I use a 3.0ghz P4 HT, 512MB Corsair extreme PC 2700, And diskeeper pro to prevent freeze-ups from fragmentation.

  47. Spectrum Sadboy says:

    What’s wrong with 16K and positioning the Z80 disassembler to miss the important code by trial and error, thank god, I never shelled out for a microdrive if this is where it leads you.

  48. Joku says:

    3.0 GHz P4 HT 1 GB. If there’s a performance problem, it is most of the time somehow related to how Windows and NTFS is managing the HDD (lack of managing). To get decent performance you have to have enough memory so that the HDD use will be kept to minimum. Even while HDD’s can get pretty good 50 MB/s speed, Windows lacks the algorithms to re-position the files according to their usage and loading patterns. When a particular file is grown often (log file perhaps?) why it is not moved into/reserved space in a such position that it can grow without continous fragmentation? If this isn’t addressed in Longhorn I am disappointed.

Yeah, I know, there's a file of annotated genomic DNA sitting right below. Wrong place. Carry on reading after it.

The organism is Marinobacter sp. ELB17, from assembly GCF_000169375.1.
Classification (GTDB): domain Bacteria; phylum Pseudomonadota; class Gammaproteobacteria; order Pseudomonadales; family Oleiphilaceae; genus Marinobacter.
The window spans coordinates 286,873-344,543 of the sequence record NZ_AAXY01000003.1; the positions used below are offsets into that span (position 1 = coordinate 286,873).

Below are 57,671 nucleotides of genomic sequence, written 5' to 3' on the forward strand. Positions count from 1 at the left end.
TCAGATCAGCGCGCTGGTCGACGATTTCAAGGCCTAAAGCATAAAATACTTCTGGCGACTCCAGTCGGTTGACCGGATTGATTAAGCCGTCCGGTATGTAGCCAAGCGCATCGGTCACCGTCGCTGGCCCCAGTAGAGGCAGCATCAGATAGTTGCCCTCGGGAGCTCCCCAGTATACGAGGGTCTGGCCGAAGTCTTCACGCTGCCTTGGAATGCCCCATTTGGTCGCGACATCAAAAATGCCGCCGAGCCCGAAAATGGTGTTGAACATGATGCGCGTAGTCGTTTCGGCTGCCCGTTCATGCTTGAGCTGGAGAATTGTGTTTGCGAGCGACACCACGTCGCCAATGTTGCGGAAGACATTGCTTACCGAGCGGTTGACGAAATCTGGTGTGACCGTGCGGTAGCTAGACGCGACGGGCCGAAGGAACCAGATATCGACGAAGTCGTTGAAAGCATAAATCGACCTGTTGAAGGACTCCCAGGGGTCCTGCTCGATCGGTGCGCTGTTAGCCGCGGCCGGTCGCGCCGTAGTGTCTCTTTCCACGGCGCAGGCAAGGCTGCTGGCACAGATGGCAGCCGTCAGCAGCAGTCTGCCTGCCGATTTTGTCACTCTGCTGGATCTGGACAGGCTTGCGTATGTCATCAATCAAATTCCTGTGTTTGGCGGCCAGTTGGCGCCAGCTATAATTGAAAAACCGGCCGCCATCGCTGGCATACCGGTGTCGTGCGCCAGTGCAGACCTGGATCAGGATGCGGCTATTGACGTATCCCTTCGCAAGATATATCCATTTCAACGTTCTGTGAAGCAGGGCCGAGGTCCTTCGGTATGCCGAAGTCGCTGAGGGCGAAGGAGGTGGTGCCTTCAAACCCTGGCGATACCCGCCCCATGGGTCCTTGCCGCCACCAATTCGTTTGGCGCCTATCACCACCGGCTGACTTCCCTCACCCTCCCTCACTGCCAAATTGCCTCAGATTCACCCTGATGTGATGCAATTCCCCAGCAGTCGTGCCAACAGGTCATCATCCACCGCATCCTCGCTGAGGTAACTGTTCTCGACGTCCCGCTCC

49. Hermann Klinke says:

    I have the Dell Infinion Laptop(2.2GHz, 256DDR RAM) , which is running great, even though I have Opera with 5 pages, 5 instances of Internet Explorer, Outlook, Music player and usually about 2 instances of VS.NET 2003 open at the same time.

  50. Joe Borst says:

    Until recently, I was running VS6 on 450MHz with 64MB. Back then, the programs I was working on weren’t all that big, so I didn’t mind waiting 5 minutes for a build. I’m currently running 192MB, 1400MHz, but I’m not doing a lot of programming at this time. Got an upgrade on the books in a couple months, and I’ll probably be getting back into VS a lot more around that time.

  51. Jan Stetka says:

    I use VC++ 2003 on a 512mb, 600 MHz machine. It runs fast enough. The 7200rpm disk that its installed on helps. I found debugging managed code very slow. writing managed programs with devenv and managed programs use too much memory. devenv was using around 100MB and managed programs were getting close to 20 just for a gui. When native code can be written that only uses a few meg. Now I don’t use managed code because I find c++ and native windows code more flexible. I wouldn’t stop using devenv its too much of an improvement over command line builds. I would like to see c++ compile as fast as managed code does though.

  52. anonymous says:

    This may sound pretty insane but I use Visual Studio on my 600Mhz 192mb RAM laptop. I runs just fine except it does become rather slow if I try to run Internet Explorer and other apps at the same time.

    Anyway, just thought I add my two cents.

  53. Andy-Pennell says:

    anonymous: Er yes, I think that is pretty insane! VC6 might be ok on that, but I’d be surprised how well versions from this millennium run on it.